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Mons. Russo: “These are trying times that require proximity”

The “trying times” we are living, the upcoming Assembly of Italian bishops, the referendum turnout, migrations and Europe were the main topics addressed by Msgr. Russo upon the conclusion of the Permanent Episcopal Council in Rome

(Foto Siciliani-Gennari/SIR)

“We are still facing difficult times. The Church wishes to live through these trying times and be close”, said Msgr.  Stefano Russo, Secretary General of the Italian Bishops’ Conference (CEI), during the concluding press conference of the Permanent Council of Italian Bishops, held in Rome in the last few days. “Being close to one another”, for Msgr. Russo, is the greatest need that emerged during “the time of isolation” caused by the Coronavirus: “Not only physically, but also before the many difficulties we will be called to face in the future.” The bishops’ invitation is to engage in “an open dialogue”: “We have no pre-constituted solutions but experiences that are filling Church action with meaning and purpose”, as occurred during the lockdown, when the Italian Church “managed to address this ordeal and engage in meaningful activity.” “Interaction, dialogue, in-depth analysis” will be the key words of the next Assembly of the Bishops’ Conference, to be held from 16 to 19 November, during which the prelates will reflect “on the shape the Church might need to take, starting with a process of essentiality” based on the “concrete needs” of people and families and the “creation of bonds of fraternity between people, regardless of their cultural and religious affiliation.” Responding to a question regarding the decision of the Italian Church to create a diocesan Coordination after the meeting in Bari last February, Russo defined the event “a prophetic meeting, fruit of the dialogue of the Holy See.” The prelate said that the Coordination is meant to foster “the continuation of this path, promoted by the Italian Church, representing the different regions of the Mediterranean”, with a view to “a possible meeting in Cyprus or elsewhere.”

“People’s participation is the most relevant factor”.

Msgr. Russo said, answering a question on the recent round of elections for the referendum and the regional elections. “An evaluation of the election result was not on the agenda”, he pointed out: “We agreed on the point – he added – that the turnout was good, which was not at all obvious given the difficulties related to security measures, such as long queues, which made it more complicated to go to the polls.” The recent round of elections, added the Secretary General of the Italian Bishops’ Conference, brought to the fore “people’s yearning to convey their views, even in a difficult time such as this. Therefore, it is up to the “political protagonists” to “acknowledge that people are concerned about the common good, that everyone may have the opportunity to lead a good life, with special care for the poor.” As regards the referendum, for Msgr. Russo, the vote highlighted the need ” to simplify procedures”.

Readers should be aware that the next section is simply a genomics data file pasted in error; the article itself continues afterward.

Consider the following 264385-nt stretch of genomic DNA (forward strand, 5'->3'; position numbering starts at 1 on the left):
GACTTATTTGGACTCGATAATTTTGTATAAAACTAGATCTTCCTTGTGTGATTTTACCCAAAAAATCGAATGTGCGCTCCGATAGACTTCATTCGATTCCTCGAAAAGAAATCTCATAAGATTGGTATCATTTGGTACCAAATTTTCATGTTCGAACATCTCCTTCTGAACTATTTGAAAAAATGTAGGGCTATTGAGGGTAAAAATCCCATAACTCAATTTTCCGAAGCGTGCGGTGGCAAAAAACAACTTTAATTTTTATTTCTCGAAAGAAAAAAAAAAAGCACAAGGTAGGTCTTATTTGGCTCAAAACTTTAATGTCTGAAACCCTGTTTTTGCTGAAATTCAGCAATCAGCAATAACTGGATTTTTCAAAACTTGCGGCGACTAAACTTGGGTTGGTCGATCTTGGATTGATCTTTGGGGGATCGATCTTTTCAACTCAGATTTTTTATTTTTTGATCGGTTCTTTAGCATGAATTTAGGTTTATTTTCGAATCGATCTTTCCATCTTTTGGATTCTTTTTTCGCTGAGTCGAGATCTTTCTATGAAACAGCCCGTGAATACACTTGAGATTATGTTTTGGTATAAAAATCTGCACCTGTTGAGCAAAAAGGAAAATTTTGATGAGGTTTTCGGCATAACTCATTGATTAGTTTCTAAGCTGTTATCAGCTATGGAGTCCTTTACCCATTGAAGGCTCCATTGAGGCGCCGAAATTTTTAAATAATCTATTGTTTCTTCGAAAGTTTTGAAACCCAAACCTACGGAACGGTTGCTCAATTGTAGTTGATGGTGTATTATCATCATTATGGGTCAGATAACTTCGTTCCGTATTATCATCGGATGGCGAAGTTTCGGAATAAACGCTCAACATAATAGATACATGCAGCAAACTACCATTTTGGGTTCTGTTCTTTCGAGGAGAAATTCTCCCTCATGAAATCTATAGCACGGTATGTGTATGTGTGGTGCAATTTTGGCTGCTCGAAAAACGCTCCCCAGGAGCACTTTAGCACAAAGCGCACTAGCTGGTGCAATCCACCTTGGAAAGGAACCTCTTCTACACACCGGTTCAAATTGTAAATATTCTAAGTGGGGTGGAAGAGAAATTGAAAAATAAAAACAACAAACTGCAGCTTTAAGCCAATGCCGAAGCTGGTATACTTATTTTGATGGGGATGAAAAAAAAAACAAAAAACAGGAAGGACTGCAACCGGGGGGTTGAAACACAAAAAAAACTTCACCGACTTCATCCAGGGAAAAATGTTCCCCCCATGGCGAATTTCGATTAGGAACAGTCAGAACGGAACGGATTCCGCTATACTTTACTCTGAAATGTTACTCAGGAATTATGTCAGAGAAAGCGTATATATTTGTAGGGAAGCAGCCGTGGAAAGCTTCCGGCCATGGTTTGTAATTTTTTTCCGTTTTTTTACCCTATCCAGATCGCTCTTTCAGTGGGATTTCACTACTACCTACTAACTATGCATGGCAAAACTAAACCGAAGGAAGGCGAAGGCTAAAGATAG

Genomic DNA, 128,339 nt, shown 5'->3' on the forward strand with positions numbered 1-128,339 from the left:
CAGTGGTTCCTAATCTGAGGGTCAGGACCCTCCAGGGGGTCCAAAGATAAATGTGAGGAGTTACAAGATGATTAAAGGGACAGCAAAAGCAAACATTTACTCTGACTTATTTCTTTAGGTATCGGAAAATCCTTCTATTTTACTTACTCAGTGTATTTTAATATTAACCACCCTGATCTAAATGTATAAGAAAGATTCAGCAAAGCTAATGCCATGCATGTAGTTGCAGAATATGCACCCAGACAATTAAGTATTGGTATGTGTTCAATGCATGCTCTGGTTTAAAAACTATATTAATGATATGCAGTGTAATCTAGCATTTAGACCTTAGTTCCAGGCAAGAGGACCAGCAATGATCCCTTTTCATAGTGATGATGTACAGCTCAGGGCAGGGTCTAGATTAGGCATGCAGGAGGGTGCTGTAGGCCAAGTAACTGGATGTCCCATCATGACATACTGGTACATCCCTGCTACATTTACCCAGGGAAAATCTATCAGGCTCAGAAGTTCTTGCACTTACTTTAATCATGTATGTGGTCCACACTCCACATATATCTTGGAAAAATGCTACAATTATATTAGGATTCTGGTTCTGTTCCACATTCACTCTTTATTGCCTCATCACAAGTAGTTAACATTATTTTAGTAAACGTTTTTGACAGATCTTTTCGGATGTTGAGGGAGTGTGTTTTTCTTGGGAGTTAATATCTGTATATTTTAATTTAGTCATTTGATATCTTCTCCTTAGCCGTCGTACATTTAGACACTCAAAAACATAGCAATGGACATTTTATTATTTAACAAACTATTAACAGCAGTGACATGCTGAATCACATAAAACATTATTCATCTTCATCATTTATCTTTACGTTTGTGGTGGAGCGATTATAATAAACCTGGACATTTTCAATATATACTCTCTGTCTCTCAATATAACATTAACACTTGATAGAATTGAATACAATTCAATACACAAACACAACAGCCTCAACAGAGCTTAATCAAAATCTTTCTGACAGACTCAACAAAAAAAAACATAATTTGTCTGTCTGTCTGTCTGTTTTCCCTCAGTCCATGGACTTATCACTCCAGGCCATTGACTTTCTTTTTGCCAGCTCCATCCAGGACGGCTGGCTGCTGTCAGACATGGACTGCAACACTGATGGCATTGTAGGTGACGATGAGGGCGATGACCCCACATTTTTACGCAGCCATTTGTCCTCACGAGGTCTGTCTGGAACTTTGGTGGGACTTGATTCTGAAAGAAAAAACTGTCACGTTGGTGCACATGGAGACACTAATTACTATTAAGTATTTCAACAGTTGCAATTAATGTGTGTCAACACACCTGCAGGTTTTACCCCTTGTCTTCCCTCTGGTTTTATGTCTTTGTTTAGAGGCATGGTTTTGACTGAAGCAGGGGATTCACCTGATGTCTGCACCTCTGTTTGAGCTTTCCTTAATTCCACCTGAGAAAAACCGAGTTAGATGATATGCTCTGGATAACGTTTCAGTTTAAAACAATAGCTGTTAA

“The fact that Europe is taking action is of great significance”,

Msgr. Russo said, replying to a question on immigration, specifically regarding the proposal to move beyond the Dublin Regulation. “It is a good thing that the issue of the reception of migrants is tackled not only in principle, but with concrete measures”, continued Russo: “The whole of Europe must be involved in the reception of migrants. Amending the Dublin regulation with a view to its improvement is commendable. What’s important is that it remains a process that is brought forth with the willingness to reach agreed solutions.” The Secretary General of the Italian Bishops’ Conference said he values “the statement of principle whereby migrants at sea are to be admitted in any event. Responsible reception is an issue to be explored in depth, as is the proper timeframe for assessing different situations.” Commenting on the proposal to lift sanctions to NGOs rescuing people at sea, Msgr. Russo said: “Also NGOs have an important role to play provided they are acting in the framework of a project and a program, as do all those involved in responsible reception. Whichever deviations have occurred, they are tied to interests that must therefore be tackled and solved, provided that migrant reception is responsibly shared, and not only by the neighbouring Countries”.

“Italy is becoming a country of emigration”.

The cry of alarm was raised by Msgr. Guerino Di Tora, head of the Episcopal Commission for Migration, President of the Migrantes Foundation. “Approximately six million Italian citizens have emigrated abroad in the last 10 years”, said the prelate, “for study purposes and above all for work, as well as for retirement, as did the elderly emigrants to Portugal.” Hence the need to “tackle not only incoming, but also outgoing migration”, effectuated by the Italian Church does with the dedicated Collection “to encourage the activities of Italian chaplaincies abroad.” Msgr. Di Tora noted that the issue of domestic migration is the focus of the World Migrant and Refugee Day, to be held next Sunday, September 27. “The problem of internal migration is underestimated,” said the bishop, who pointed out that ” the estimated number of internal migrants in the world is 50 million, aggravated by the ongoing pandemic, amidst dramatic silence and utter oblivion. “Knowledge and solidarity”: for Msgr. Di Tora these two concepts encompass the response to the challenge of migrations, which require “a new humanism, which is not only a Christian reality, but one that involves global awareness.”

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